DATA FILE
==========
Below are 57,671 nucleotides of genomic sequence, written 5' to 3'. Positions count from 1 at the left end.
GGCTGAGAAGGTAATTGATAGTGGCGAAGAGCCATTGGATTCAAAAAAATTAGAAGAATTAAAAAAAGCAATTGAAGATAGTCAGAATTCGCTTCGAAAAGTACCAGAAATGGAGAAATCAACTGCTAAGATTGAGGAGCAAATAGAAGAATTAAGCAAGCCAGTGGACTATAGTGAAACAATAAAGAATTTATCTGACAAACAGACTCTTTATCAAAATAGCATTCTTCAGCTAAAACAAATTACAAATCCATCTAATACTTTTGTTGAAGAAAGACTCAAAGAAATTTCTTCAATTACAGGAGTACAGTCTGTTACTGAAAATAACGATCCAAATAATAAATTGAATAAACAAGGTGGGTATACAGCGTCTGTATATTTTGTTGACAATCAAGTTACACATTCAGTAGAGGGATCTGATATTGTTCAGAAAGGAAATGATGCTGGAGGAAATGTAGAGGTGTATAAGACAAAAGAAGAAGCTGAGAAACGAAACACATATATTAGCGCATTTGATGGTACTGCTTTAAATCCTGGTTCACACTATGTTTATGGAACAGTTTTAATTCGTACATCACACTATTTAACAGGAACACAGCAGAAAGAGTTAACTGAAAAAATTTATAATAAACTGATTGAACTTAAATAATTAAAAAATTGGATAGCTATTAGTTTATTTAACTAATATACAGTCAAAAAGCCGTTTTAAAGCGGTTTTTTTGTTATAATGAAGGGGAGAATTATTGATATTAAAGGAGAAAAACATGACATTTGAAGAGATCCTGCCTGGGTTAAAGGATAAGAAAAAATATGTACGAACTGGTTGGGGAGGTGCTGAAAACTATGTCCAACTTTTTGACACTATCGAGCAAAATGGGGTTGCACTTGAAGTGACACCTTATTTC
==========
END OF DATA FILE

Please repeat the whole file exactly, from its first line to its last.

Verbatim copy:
Below are 57,671 nucleotides of genomic sequence, written 5' to 3'. Positions count from 1 at the left end.
GGCTGAGAAGGTAATTGATAGTGGCGAAGAGCCATTGGATTCAAAAAAATTAGAAGAATTAAAAAAAGCAATTGAAGATAGTCAGAATTCGCTTCGAAAAGTACCAGAAATGGAGAAATCAACTGCTAAGATTGAGGAGCAAATAGAAGAATTAAGCAAGCCAGTGGACTATAGTGAAACAATAAAGAATTTATCTGACAAACAGACTCTTTATCAAAATAGCATTCTTCAGCTAAAACAAATTACAAATCCATCTAATACTTTTGTTGAAGAAAGACTCAAAGAAATTTCTTCAATTACAGGAGTACAGTCTGTTACTGAAAATAACGATCCAAATAATAAATTGAATAAACAAGGTGGGTATACAGCGTCTGTATATTTTGTTGACAATCAAGTTACACATTCAGTAGAGGGATCTGATATTGTTCAGAAAGGAAATGATGCTGGAGGAAATGTAGAGGTGTATAAGACAAAAGAAGAAGCTGAGAAACGAAACACATATATTAGCGCATTTGATGGTACTGCTTTAAATCCTGGTTCACACTATGTTTATGGAACAGTTTTAATTCGTACATCACACTATTTAACAGGAACACAGCAGAAAGAGTTAACTGAAAAAATTTATAATAAACTGATTGAACTTAAATAATTAAAAAATTGGATAGCTATTAGTTTATTTAACTAATATACAGTCAAAAAGCCGTTTTAAAGCGGTTTTTTTGTTATAATGAAGGGGAGAATTATTGATATTAAAGGAGAAAAACATGACATTTGAAGAGATCCTGCCTGGGTTAAAGGATAAGAAAAAATATGTACGAACTGGTTGGGGAGGTGCTGAAAACTATGTCCAACTTTTTGACACTATCGAGCAAAATGGGGTTGCACTTGAAGTGACACCTTATTTC